Mary Ernest waters a floral arrangement in front of Jillian’s Corner Cottage in Princeton with rainwater the shopkeepers collect in barrels. Like many items for sale at Jillian’s, each flower arrangement is unique and depends upon who created it. Maic D’Agostino photo
by Maic D’Agostino
Sometimes you walk into a place, and it just feels like home.
Brian Farley and Jill Dietz own two such places a block apart in Princeton.
And although they spend an awful lot of time at these places, neither is their actual home.
Jillian’s Corner Cottage, a store with unique gifts and decor, and Jillian’s Restaurant both rest on Fenton Street, with the corner shop placed on the corner (obviously) of Fenton and Main Street and the restaurant on Water Street.
The two establishments share a name that honors its two owners, serving it up like a combo meal.
“The ‘Jill’ comes from Jill, and the ‘ian’ comes from me,” Brian said.
When you walk into the restaurant any given morning, you might wonder if you just wandered into breakfast at some welcoming Princeton resident’s home.
Brian is right there at the stove, the smells of peppers, potatoes, bacon and eggs filling the small dining area, a plain white fridge to the left and a shelf holding up large bottles of seasonings and ingredients to the right.
Between the half-wall wood paneling, the lacy window treatments and the Jill-made arrangements, there are more signs you are in a home than a restaurant.
And that’s how Brian and Jill treat their customers: like guests and friends.
Sometimes, they see a new face, perhaps visiting the flea markets one Saturday, and Brian invites them to his other house:
The Corner Cottage.
Although Brian and Jill by necessity spend more time at the restaurant, they trust the proxies there.
Such as Mary Ernest.
She’s been working at the corner store since it opened four years ago.
“Brian and Jill are great people,” said Mary, who also serves as an alderwoman for the city. “They’re wonderful as far as giving back to the community … They’re really good neighbors in the community.”
Brian, for instance, cooks up food for the Lions Club’s spaghetti dinner, at no charge (the Lions provide the ingredients).
You know, the way you would for family.
Even though she has set hours, Mary pops into the store on days it might be busy, to see if she can lend a hand.
“I just come in and say, ‘You’re busy? I’ll stand here and wrap,’” Mary said. “And we do that back and forth … We’ve got some wonderful people working here.”
Each employee, along with Jill, creates arrangements, such as flowers in spring and summer and cornucopias in autumn, so each one is unique.
That’s a theme for most of the store, in fact.
Brian and Jill drive a van around the country — Chicago, Minneapolis, Atlanta — to find deals on items shoppers in Green Laker country might not be able to find otherwise.
And because they’re bargain hunters, their customers often pay less for special gifts.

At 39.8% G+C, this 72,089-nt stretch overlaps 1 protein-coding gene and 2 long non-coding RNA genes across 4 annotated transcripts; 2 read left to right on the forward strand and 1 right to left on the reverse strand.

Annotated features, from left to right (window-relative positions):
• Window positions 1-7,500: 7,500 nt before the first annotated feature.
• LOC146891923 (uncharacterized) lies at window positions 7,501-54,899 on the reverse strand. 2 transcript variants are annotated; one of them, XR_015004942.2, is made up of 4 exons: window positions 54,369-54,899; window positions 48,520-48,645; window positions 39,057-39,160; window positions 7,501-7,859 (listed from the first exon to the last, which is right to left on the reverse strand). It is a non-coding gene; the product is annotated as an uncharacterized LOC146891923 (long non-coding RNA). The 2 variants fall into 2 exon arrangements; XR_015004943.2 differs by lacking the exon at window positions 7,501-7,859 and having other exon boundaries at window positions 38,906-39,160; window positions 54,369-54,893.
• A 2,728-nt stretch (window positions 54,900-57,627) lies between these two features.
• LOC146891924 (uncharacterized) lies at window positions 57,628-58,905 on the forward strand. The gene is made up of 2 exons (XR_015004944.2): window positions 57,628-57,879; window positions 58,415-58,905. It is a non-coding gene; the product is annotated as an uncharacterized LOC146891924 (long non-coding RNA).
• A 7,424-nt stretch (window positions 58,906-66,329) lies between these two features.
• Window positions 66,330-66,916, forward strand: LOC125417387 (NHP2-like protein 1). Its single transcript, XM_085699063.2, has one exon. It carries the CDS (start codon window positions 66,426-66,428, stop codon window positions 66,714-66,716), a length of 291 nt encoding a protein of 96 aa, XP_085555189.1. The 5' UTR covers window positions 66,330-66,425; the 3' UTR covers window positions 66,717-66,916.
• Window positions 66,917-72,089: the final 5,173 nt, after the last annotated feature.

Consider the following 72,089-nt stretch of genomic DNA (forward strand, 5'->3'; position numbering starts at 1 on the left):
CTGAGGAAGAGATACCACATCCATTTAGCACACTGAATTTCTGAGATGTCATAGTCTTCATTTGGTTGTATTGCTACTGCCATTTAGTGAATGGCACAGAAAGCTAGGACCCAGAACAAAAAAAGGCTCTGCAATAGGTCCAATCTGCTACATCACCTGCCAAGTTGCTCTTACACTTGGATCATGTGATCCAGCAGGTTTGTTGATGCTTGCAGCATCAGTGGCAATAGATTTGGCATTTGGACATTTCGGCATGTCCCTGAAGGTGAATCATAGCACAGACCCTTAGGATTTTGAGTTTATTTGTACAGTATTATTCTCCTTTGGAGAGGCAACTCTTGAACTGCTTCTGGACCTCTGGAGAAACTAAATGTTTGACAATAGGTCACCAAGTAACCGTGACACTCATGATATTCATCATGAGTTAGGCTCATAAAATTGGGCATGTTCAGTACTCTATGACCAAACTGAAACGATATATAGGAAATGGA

“The prices are really reasonable,” Jane Kaiser of Fond du Lac told Mary while she and her husband Tim shopped the store’s year-round Christmas room for the first time.
“Maic, take note of that,” Mary said to me, laughing.
Jane, Tim, Mary and I each had visited both of Brian’s and Jill’s “homes” that morning, eating breakfast at the restaurant before heading a block down the street to the store.
While I wolfed down an omelet — that gratefully was unafraid of a little char — I sat at the counter, a few feet away from where Brian cracked eggs into multi-colored pans and scooped fried potatoes onto almost every plate (he cooks about 100 pounds of potatoes per week).
Pacing between plates, stove and customers, Brian repeated to me over and over again: The store sells gifts, arts, trinkets, crafts, decor and arrangements that are simply “one-of-a-kind.”
“I’m looking forward to seeing it,” I said.
The shop is in a big, old house that reminded me a little of the home I grew up in. A grand, old silver maple tree stands guard out front, its bark peeling with age.
Like the restaurant, the corner cottage feels more than well-established, more than lived-in.
It feels like someone’s home.
The difference is you can have the lovely decor as your very own (for a price, of course).
But don’t wait too long if you see something you like.
“People come back and say, ‘I want that item I saw on the shelf and it was hanging right … there?’” Mary said, pantomiming a customer finding that an item’s gone and sold.
Just like its merchandise, the feel of the store changes, too, with the seasons and yearly surprises.
Even now, the colors of the store are turning to red, orange, yellow and brown, in anticipation of the crispness of fall.
For the shop’s “Christmas in July” event, you can get holiday gifts at 25-percent off (but you’ll have to wait ’til next year).
And if you see some things that seem odd or out of the ordinary, you might have arrived during its “Crazy Days.”
Although it seems some customers are too polite or too preoccupied to notice.
“Jill said, ‘Mary, go crazy.’ And so I did,” Mary said of 2016’s Crazy Days. “I wore two different shoes, I wore pajama pants, I wore different kinds of earrings, one of the sides of my hair was up, one was down. I did all these crazy things I could think of to do — I had summertime, I had winter, I did all these different things on. And we were busy.”
Here she paused for dramatic effect.
“And not one person said anything,” she continued. “Not one person. I don’t know if they just thought I had horrendous taste or I got up late in the morning, but I thought it was so funny not one of them said [a word].”
It could be due to what some people call the “Wisconsin Nice” phenomenon, but then again that would fit right in with the warm, welcoming, Midwest atmosphere of Jillian’s.
“We have wonderful customers here,” Mary said. “We have very loyal customers, and we have new people all the time.”